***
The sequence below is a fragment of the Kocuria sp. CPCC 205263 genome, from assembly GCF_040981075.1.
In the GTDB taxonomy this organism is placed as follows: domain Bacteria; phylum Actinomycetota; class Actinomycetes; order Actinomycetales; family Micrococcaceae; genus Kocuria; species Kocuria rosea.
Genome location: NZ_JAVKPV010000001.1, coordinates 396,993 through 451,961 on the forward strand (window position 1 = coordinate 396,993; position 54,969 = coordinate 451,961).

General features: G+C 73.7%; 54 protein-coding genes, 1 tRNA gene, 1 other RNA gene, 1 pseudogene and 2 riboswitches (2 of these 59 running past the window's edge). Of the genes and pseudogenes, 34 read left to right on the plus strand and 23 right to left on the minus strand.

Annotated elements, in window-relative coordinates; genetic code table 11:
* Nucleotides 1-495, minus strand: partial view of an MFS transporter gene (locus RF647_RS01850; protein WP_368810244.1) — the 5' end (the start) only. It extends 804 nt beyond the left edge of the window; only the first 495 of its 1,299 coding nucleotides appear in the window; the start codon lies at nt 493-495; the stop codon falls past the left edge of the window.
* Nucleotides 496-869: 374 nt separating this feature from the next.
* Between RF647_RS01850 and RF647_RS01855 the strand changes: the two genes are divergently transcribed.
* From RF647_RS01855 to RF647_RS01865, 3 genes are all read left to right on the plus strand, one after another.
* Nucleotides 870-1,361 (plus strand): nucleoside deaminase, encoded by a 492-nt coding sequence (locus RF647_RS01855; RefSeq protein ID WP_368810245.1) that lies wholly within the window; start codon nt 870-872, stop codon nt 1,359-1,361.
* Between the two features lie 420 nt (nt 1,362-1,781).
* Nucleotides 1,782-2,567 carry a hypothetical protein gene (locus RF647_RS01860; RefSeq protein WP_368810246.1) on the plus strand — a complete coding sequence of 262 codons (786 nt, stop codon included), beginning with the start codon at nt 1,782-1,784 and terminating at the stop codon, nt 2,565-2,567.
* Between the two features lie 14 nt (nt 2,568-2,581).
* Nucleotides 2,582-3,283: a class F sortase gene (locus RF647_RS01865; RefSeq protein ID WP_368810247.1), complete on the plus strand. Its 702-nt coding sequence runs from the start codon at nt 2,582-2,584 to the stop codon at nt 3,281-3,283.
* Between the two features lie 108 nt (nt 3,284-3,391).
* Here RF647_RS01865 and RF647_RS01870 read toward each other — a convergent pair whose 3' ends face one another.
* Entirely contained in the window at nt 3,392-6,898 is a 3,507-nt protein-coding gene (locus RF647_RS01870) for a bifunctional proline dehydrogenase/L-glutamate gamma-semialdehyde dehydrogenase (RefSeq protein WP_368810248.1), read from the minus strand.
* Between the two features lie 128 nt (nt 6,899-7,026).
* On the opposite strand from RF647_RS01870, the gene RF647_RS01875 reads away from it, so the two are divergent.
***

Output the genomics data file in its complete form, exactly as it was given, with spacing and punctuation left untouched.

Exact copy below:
The sequence below is a fragment of the Kocuria sp. CPCC 205263 genome, from assembly GCF_040981075.1.
In the GTDB taxonomy this organism is placed as follows: domain Bacteria; phylum Actinomycetota; class Actinomycetes; order Actinomycetales; family Micrococcaceae; genus Kocuria; species Kocuria rosea.
Genome location: NZ_JAVKPV010000001.1, coordinates 396,993 through 451,961 on the forward strand (window position 1 = coordinate 396,993; position 54,969 = coordinate 451,961).

General features: G+C 73.7%; 54 protein-coding genes, 1 tRNA gene, 1 other RNA gene, 1 pseudogene and 2 riboswitches (2 of these 59 running past the window's edge). Of the genes and pseudogenes, 34 read left to right on the plus strand and 23 right to left on the minus strand.

Annotated elements, in window-relative coordinates; genetic code table 11:
* Nucleotides 1-495, minus strand: partial view of an MFS transporter gene (locus RF647_RS01850; protein WP_368810244.1) — the 5' end (the start) only. It extends 804 nt beyond the left edge of the window; only the first 495 of its 1,299 coding nucleotides appear in the window; the start codon lies at nt 493-495; the stop codon falls past the left edge of the window.
* Nucleotides 496-869: 374 nt separating this feature from the next.
* Between RF647_RS01850 and RF647_RS01855 the strand changes: the two genes are divergently transcribed.
* From RF647_RS01855 to RF647_RS01865, 3 genes are all read left to right on the plus strand, one after another.
* Nucleotides 870-1,361 (plus strand): nucleoside deaminase, encoded by a 492-nt coding sequence (locus RF647_RS01855; RefSeq protein ID WP_368810245.1) that lies wholly within the window; start codon nt 870-872, stop codon nt 1,359-1,361.
* Between the two features lie 420 nt (nt 1,362-1,781).
* Nucleotides 1,782-2,567 carry a hypothetical protein gene (locus RF647_RS01860; RefSeq protein WP_368810246.1) on the plus strand — a complete coding sequence of 262 codons (786 nt, stop codon included), beginning with the start codon at nt 1,782-1,784 and terminating at the stop codon, nt 2,565-2,567.
* Between the two features lie 14 nt (nt 2,568-2,581).
* Nucleotides 2,582-3,283: a class F sortase gene (locus RF647_RS01865; RefSeq protein ID WP_368810247.1), complete on the plus strand. Its 702-nt coding sequence runs from the start codon at nt 2,582-2,584 to the stop codon at nt 3,281-3,283.
* Between the two features lie 108 nt (nt 3,284-3,391).
* Here RF647_RS01865 and RF647_RS01870 read toward each other — a convergent pair whose 3' ends face one another.
* Entirely contained in the window at nt 3,392-6,898 is a 3,507-nt protein-coding gene (locus RF647_RS01870) for a bifunctional proline dehydrogenase/L-glutamate gamma-semialdehyde dehydrogenase (RefSeq protein WP_368810248.1), read from the minus strand.
* Between the two features lie 128 nt (nt 6,899-7,026).
* On the opposite strand from RF647_RS01870, the gene RF647_RS01875 reads away from it, so the two are divergent.